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Gerund Phrase Essay Sample

Gerund Phrase Pages
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1. Flying above the lake at this time of night seems a little dangerous. FLYING is the subject of the sentence. A subject is a noun. A form of the verb ending in ING and used as a noun is a gerund. FLYING is a gerund.

2. Bill decided that scrambling over the pile of debris was not safe. SCRAMBLING is the subject of the dependent clause. A subject is a noun. A form of the verb ending in ING and used as a noun is a gerund. SCRAMBLING is a gerund.

3. Ethan avoided doing his homework because the Ducks were playing the Cougars. DOING is the direct object of the verb AVOIDED. An object is a noun. A form of the verb ending in ING and used as a noun is a gerund. DOING is a gerund. HOMEWORK is the object of the gerund.

4. The student gathered signatures for increasing the hours of the library. INCREASING is the object of the preposition FOR. An object is a noun. A form of the verb ending in ING and used as a noun is a gerund. INCREASING is a gerund. HOURS is the object of the gerund.

5. Philip Morris continues its fight to prevent government from regulating tobacco; nevertheless, the government is placing restrictions on marketing cigarettes to youth. Both REGULATING and MARKETING are objects of prepositions (FROM and ON).

Infinitive Phrase

1. We intend to leave early. (Early is the adverb modifying the infinitive to leave. )
2. We tried to reason with her. (The infinitive phrase to reason with her is the object of the verb tried.)

3. To save money became her obsession. (To save money is the subject of the sentence.)

4. Tim wants to be a lawyer. (The infinitive phrase is the object of wants.)

5. To win at chess requires much concentration. (The infinitive phrase is the subject.)

Participial Phrase

1. Singing very softly, the boy lulled his baby brother to sleep. (the participial phrase works as an adjective, modifying “boy”)

2. The girls, frightened by the police car’s headlights, quickly came down from the school’s roof. (the participial phrase works as an adjective, modifying “girls”)

3. Babies crying in the night bother me.(The participial phrase is crying in the night.It modifies the noun babies.)

4. Food frozen for over five years tastes icky.(The participial phrase is frozen for over five years.It is modifies the noun food.)

5. Burned on each side, the toast was inedible.(The participial phrase is burned on each side. It modifies the noun toast.)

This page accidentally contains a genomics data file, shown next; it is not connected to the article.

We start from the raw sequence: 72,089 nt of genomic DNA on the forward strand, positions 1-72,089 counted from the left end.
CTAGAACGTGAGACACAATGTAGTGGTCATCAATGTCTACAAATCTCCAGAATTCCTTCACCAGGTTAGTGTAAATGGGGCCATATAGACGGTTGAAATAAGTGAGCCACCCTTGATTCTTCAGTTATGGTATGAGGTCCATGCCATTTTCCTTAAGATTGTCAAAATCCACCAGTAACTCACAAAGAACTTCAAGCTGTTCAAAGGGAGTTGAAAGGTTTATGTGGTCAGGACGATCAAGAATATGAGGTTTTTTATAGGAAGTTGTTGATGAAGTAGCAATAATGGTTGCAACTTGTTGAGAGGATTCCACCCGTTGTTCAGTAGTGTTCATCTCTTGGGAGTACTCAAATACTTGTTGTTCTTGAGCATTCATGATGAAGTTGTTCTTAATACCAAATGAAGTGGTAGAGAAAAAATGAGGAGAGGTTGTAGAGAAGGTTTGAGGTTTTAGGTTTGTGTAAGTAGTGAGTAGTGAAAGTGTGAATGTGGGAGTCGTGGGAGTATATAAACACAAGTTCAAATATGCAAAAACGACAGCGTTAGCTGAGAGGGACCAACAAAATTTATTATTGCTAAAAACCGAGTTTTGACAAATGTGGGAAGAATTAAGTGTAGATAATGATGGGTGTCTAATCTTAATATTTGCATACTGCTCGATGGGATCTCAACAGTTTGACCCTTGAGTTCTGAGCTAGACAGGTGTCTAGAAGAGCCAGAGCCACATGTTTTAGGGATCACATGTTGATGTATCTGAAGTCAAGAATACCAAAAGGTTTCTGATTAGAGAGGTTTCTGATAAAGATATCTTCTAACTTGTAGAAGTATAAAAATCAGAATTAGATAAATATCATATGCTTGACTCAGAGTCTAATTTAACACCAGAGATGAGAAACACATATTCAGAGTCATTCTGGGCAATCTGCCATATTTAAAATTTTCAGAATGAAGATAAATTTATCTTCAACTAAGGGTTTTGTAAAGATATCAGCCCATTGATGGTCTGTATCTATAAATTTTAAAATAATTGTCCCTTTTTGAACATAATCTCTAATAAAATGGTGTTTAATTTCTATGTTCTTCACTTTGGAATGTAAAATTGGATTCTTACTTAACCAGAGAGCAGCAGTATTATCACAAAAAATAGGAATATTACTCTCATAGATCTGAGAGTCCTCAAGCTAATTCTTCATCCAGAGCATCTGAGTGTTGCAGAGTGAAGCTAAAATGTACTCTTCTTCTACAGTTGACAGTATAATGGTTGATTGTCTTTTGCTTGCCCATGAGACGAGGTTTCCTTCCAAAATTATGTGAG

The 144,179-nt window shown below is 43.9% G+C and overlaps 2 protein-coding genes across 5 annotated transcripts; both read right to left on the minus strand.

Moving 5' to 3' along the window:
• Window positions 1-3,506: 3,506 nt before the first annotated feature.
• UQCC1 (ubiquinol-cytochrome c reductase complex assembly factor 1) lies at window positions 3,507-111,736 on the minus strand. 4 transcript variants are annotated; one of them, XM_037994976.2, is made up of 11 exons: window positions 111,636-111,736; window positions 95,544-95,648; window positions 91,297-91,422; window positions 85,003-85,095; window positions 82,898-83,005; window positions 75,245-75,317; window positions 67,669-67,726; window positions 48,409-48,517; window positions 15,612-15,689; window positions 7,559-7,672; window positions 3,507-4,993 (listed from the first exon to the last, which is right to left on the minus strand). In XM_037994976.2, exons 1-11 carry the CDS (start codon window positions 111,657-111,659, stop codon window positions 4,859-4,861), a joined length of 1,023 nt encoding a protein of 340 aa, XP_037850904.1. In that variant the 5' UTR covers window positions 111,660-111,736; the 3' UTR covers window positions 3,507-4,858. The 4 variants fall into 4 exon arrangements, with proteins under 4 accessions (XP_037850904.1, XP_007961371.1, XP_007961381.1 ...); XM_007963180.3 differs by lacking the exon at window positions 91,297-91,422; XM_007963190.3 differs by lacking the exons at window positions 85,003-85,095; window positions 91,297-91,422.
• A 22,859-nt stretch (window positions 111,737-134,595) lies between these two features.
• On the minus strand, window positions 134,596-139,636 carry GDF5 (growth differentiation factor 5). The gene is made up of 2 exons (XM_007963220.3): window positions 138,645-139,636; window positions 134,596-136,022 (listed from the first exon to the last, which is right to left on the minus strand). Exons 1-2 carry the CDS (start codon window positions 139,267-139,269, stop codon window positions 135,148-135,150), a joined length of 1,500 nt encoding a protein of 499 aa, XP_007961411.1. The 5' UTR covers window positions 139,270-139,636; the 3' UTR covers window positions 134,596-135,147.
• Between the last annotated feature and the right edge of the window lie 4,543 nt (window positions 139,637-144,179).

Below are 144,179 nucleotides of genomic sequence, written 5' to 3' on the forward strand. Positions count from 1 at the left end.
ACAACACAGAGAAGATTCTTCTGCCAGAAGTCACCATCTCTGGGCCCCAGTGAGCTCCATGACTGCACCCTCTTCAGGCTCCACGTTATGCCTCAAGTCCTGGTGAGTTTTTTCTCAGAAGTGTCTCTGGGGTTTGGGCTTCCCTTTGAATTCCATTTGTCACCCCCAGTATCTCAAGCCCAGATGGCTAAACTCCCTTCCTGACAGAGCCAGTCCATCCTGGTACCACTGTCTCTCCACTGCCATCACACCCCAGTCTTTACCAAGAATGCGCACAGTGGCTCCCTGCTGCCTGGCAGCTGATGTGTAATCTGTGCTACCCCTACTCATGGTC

Verbal Phrase

1. I was working at the arcade. [was is a helping verb; working is the main verb] 2. Lars Lars did not mind cooking. [did is a helping verb; mind is the main verb] 3. Alex and Cara have gone. [have is a helping verb; gone is the main verb] 4. She was walking quickly to the mall. [was is a helping verb; walking is the main verb] 5. You have woken up everyone in the neighborhood. [have is a helping verb; woken up is the main verb]

Submitted by:
Jo Anne Y. Dianzon

Submitted to:
Cecilia Quiambao

Gerund Phrase

1. The young man opposes marketing smoking cigarettes as if it were glamorous. MARKETING is the direct object of the verb OPPOSES. SMOKING is a gerund and the object of the gerund MARKETING. CIGARETTES is the object of the gerund SMOKING. 2. Andrew continues his crusade to prevent the university from limiting free speech. LIMITING is the object of the preposition FROM. SPEECH is the object of the GERUND. 3. Waiting for his grades drove him crazy. (the gerund phrase works as the subject of the verb “drove”) 4. The woman denied knowing her own husband. (the gerund phrase works as the object of the verb “denied”) 5. He thought he could escape from his problems by running away. (the gerund phrase works as the object of the preposition “by”)

Verbal Phrase
1. She has taken the job. (helping verb has + main verb taken) 2. Mom is making the room. (helping verb is + main verb make) 3. He did sing at the party. (helping verb do + main verb sing) 4. He has been coming late everyday. (helping verb has been + main verb take) Infinitive Phrase

1. To live in Boston eventually is his main goal in life. (the infinitive phrase works as the subject of the sentence) 2. Quentin Tarentino loves to babble during interviews. (the infinitive phrase works as the object of the verb “loves”) 3. Do you have any clothes to donate to the homeless shelter? (the infinitive phrase works as an adjective, modifying “clothes”) 4. She went home to visit her family. (the infinitive phrase works as an adverb, modifying “went”) 5. Mary was glad to be invited to the party. (The infinitive phrase modifies the adjective glad.) Participial
Phrase

1. The man holding the gun is John Barrett.
Holding the gun helps to identify which man, so no commas are needed. 2. The woman wearing a red dress lives in the neighborhood. Wearing a red dress helps to identify which woman, so no commas are needed. 3. Working late, Jiang fell asleep at the desk.

Jiang was working late.
4. Thrilled to win the prize, Mary tripped when she ran up the stairs. Mary won the prize.
5. Driven beyond endurance, Shiu packed his bags and left. Shiu is driven beyond endurance.

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